We also discovered that their supermarket-made food is extremely cheap and delicious. We had a Spar nearby (it’s difficult not to have a Spar nearby in Budapest, ha!) and bought some of their cooked food on a few occasions. We had vegetarian lasagnas, schnitzels and fries, soups and all sorts of other dishes. We were never disappointed.
In terms of the fancier restaurants, we usually paid around 20 Euros each time we ate out. These weren’t the fanciest places in Budapest, but were good ones for sure. Our meals usually included two main courses (our son being too small for getting a plate just for himself), drinks for the three of us and on most occasions dessert.
What I liked about their restaurants is that the portion sizes are decent. I hate it when restaurants give you portions that could feed half the people in my country. I understand the reasoning behind that and I know that sometimes you just take home the remaining food, but that’s not always possible and in most cases you end up overeating. Well, not in Budapest, where the portion sizes were – at least at the restaurants we visited – decent.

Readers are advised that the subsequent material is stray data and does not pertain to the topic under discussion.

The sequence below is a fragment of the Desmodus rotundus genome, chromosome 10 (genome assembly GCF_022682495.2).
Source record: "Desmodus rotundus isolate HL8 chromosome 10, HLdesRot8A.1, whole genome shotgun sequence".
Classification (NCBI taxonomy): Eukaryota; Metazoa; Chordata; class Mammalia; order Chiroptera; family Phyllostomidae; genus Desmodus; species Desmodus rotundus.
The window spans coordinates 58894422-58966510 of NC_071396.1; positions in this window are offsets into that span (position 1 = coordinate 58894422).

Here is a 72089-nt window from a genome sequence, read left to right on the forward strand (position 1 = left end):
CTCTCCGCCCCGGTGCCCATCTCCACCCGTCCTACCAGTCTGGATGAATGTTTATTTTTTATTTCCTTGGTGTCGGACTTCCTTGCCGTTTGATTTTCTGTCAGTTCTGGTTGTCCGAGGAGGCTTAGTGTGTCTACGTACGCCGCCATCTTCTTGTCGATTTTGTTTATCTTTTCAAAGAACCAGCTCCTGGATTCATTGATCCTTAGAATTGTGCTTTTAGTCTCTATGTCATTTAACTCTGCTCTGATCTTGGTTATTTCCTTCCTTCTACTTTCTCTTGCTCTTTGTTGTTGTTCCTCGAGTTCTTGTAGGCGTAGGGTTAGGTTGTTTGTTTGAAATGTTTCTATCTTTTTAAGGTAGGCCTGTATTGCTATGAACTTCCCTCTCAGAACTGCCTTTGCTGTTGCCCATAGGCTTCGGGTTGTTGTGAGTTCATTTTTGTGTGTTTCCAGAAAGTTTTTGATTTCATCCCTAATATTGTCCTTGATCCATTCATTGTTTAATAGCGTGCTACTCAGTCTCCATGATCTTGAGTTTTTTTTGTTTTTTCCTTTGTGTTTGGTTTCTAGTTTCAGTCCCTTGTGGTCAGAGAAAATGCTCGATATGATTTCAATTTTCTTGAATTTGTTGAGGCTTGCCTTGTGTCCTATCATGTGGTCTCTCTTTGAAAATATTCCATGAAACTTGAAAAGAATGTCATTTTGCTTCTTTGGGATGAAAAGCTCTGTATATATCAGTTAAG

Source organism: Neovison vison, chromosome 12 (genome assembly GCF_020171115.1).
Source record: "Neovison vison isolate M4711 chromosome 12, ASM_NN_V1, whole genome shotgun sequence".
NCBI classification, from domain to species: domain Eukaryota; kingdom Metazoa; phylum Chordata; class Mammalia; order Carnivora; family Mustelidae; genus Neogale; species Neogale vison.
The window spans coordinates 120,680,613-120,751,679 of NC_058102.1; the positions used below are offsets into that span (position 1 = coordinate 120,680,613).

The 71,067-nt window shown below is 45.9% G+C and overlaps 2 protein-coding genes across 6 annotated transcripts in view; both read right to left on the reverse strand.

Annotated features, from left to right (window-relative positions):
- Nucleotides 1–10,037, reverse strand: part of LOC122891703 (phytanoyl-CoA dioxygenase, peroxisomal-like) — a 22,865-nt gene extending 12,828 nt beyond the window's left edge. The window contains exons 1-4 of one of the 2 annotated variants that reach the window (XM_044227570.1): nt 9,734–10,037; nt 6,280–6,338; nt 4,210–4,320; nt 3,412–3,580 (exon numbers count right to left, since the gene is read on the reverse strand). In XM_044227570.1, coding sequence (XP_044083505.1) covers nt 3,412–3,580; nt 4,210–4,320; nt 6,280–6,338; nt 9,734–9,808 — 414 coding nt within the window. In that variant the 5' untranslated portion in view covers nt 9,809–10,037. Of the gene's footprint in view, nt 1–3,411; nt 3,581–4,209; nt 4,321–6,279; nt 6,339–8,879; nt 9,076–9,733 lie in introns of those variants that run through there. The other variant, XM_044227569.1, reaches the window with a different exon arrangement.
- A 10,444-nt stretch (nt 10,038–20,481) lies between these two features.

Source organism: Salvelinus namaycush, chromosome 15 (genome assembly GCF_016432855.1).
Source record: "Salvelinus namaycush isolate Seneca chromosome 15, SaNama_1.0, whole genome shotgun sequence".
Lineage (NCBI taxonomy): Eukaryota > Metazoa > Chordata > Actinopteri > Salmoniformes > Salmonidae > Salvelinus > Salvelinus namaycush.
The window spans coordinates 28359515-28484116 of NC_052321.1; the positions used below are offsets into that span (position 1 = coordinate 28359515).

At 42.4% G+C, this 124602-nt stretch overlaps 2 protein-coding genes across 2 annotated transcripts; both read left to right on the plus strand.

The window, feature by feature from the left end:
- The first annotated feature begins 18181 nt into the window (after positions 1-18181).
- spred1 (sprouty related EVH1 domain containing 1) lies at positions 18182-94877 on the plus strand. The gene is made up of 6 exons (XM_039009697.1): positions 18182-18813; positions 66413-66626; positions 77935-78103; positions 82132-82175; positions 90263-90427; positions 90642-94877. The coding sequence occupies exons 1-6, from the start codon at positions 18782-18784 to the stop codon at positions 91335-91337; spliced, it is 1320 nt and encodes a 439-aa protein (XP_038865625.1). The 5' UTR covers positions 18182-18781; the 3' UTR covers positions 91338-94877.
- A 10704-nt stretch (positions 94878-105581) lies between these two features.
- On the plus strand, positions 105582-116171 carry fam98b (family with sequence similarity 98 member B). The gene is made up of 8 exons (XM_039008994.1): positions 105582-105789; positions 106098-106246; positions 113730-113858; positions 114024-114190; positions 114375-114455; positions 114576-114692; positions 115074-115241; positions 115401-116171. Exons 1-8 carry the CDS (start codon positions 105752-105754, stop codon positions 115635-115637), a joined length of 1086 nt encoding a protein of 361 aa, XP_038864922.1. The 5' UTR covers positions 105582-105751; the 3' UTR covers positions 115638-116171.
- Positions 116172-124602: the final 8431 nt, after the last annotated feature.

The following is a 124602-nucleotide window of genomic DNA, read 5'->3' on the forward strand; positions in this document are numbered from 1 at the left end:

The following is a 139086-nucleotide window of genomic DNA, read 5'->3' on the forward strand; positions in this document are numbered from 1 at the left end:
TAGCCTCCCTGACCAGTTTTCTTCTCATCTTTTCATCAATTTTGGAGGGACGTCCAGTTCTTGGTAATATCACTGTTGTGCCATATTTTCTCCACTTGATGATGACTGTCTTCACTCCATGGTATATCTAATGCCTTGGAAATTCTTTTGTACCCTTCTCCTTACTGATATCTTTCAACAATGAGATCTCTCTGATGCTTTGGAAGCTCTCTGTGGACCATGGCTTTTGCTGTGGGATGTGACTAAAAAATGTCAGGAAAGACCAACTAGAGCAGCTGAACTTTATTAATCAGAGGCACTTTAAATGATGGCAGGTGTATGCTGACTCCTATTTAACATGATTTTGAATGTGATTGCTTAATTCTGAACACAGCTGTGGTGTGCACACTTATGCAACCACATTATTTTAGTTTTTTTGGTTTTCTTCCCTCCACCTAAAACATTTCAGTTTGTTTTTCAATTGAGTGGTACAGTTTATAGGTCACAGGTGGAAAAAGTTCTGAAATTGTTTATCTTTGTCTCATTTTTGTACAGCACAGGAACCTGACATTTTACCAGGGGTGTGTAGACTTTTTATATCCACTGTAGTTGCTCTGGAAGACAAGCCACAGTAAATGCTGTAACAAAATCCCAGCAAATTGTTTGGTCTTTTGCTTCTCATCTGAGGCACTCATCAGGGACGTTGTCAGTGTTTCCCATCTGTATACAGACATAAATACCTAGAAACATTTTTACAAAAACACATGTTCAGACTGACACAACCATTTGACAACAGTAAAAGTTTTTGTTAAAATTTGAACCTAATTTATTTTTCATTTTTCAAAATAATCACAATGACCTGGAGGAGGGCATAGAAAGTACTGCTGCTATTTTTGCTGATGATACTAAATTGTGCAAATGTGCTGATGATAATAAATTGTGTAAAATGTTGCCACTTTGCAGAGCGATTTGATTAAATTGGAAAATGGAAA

We also found a self-service vegetarian restaurant near the Budapest Museum – Vega City – which had delicious food and it was always extremely cheap. It’s always packed too and a great place to meet new people!
The best thing about eating in Budapest is that you have options no matter what type of diet you’re following. You have vegetarian restaurants, you have paleo restaurants, bakeries and confectioneries and most ice cream places have at least a couple of no-sugar options. I loved the variety!
Best things we saw in Budapest
You can write tens of articles about things to see in Budapest – and most of their attractions totally deserve dedicated articles, which I plan on doing eventually. But until then, I’m going to share with you a few of the places we’ve discovered during our month-long stay here.
An interesting thing to have in mind is that we thought we had seen everything there’s to be seen when we visited for a few days a year before. We were, obviously, VERY wrong. Although we had seen the top attractions that everybody should start with.
With these in mind, here are some of the things we saw and loved in Budapest during our full month there: